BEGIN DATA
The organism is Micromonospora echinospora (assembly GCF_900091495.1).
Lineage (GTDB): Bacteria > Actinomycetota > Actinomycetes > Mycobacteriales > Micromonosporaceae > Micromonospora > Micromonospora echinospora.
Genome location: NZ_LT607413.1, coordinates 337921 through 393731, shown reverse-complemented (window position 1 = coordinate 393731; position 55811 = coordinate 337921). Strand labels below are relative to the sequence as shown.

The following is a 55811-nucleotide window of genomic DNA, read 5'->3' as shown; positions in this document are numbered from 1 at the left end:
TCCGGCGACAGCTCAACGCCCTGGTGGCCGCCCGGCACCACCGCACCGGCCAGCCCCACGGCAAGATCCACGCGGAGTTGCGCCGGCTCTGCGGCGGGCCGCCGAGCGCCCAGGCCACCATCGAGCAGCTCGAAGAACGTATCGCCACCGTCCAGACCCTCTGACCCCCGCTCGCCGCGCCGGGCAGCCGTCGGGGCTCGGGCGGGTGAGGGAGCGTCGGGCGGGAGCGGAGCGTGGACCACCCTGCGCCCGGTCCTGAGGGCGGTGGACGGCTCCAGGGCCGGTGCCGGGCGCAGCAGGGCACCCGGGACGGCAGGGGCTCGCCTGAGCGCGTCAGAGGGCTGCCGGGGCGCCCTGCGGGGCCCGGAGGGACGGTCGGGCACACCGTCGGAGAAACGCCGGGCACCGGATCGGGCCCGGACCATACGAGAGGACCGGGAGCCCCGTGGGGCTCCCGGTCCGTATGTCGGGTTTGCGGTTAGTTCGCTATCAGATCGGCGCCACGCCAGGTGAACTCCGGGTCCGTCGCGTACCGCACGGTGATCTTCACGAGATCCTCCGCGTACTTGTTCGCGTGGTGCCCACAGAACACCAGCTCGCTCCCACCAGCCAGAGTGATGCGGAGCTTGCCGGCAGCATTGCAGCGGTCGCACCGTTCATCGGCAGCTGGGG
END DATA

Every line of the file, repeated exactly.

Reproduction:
The organism is Micromonospora echinospora (assembly GCF_900091495.1).
Lineage (GTDB): Bacteria > Actinomycetota > Actinomycetes > Mycobacteriales > Micromonosporaceae > Micromonospora > Micromonospora echinospora.
Genome location: NZ_LT607413.1, coordinates 337921 through 393731, shown reverse-complemented (window position 1 = coordinate 393731; position 55811 = coordinate 337921). Strand labels below are relative to the sequence as shown.

The following is a 55811-nucleotide window of genomic DNA, read 5'->3' as shown; positions in this document are numbered from 1 at the left end:
TCCGGCGACAGCTCAACGCCCTGGTGGCCGCCCGGCACCACCGCACCGGCCAGCCCCACGGCAAGATCCACGCGGAGTTGCGCCGGCTCTGCGGCGGGCCGCCGAGCGCCCAGGCCACCATCGAGCAGCTCGAAGAACGTATCGCCACCGTCCAGACCCTCTGACCCCCGCTCGCCGCGCCGGGCAGCCGTCGGGGCTCGGGCGGGTGAGGGAGCGTCGGGCGGGAGCGGAGCGTGGACCACCCTGCGCCCGGTCCTGAGGGCGGTGGACGGCTCCAGGGCCGGTGCCGGGCGCAGCAGGGCACCCGGGACGGCAGGGGCTCGCCTGAGCGCGTCAGAGGGCTGCCGGGGCGCCCTGCGGGGCCCGGAGGGACGGTCGGGCACACCGTCGGAGAAACGCCGGGCACCGGATCGGGCCCGGACCATACGAGAGGACCGGGAGCCCCGTGGGGCTCCCGGTCCGTATGTCGGGTTTGCGGTTAGTTCGCTATCAGATCGGCGCCACGCCAGGTGAACTCCGGGTCCGTCGCGTACCGCACGGTGATCTTCACGAGATCCTCCGCGTACTTGTTCGCGTGGTGCCCACAGAACACCAGCTCGCTCCCACCAGCCAGAGTGATGCGGAGCTTGCCGGCAGCATTGCAGCGGTCGCACCGTTCATCGGCAGCTGGGG